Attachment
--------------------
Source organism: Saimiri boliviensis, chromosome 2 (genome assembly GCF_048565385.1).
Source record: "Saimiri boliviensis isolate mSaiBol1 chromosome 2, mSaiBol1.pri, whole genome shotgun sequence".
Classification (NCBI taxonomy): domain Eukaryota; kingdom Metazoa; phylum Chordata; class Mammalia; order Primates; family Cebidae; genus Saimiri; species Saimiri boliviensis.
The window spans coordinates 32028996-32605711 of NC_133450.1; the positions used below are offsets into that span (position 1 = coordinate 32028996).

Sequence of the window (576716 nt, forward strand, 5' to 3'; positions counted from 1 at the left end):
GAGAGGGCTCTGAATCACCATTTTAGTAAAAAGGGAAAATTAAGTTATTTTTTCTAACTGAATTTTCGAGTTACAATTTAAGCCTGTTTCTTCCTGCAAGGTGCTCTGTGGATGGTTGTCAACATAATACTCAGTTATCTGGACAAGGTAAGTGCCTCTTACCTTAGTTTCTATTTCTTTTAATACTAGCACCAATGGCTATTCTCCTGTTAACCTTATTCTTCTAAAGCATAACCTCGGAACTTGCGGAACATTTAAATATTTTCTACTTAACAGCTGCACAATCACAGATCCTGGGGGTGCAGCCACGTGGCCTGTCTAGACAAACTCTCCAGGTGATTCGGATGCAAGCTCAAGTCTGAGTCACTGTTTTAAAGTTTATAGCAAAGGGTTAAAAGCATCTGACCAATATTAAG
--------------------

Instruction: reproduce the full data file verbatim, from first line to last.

Source organism: Saimiri boliviensis, chromosome 2 (genome assembly GCF_048565385.1).
Source record: "Saimiri boliviensis isolate mSaiBol1 chromosome 2, mSaiBol1.pri, whole genome shotgun sequence".
Classification (NCBI taxonomy): domain Eukaryota; kingdom Metazoa; phylum Chordata; class Mammalia; order Primates; family Cebidae; genus Saimiri; species Saimiri boliviensis.
The window spans coordinates 32028996-32605711 of NC_133450.1; the positions used below are offsets into that span (position 1 = coordinate 32028996).

Sequence of the window (576716 nt, forward strand, 5' to 3'; positions counted from 1 at the left end):
GAGAGGGCTCTGAATCACCATTTTAGTAAAAAGGGAAAATTAAGTTATTTTTTCTAACTGAATTTTCGAGTTACAATTTAAGCCTGTTTCTTCCTGCAAGGTGCTCTGTGGATGGTTGTCAACATAATACTCAGTTATCTGGACAAGGTAAGTGCCTCTTACCTTAGTTTCTATTTCTTTTAATACTAGCACCAATGGCTATTCTCCTGTTAACCTTATTCTTCTAAAGCATAACCTCGGAACTTGCGGAACATTTAAATATTTTCTACTTAACAGCTGCACAATCACAGATCCTGGGGGTGCAGCCACGTGGCCTGTCTAGACAAACTCTCCAGGTGATTCGGATGCAAGCTCAAGTCTGAGTCACTGTTTTAAAGTTTATAGCAAAGGGTTAAAAGCATCTGACCAATATTAAG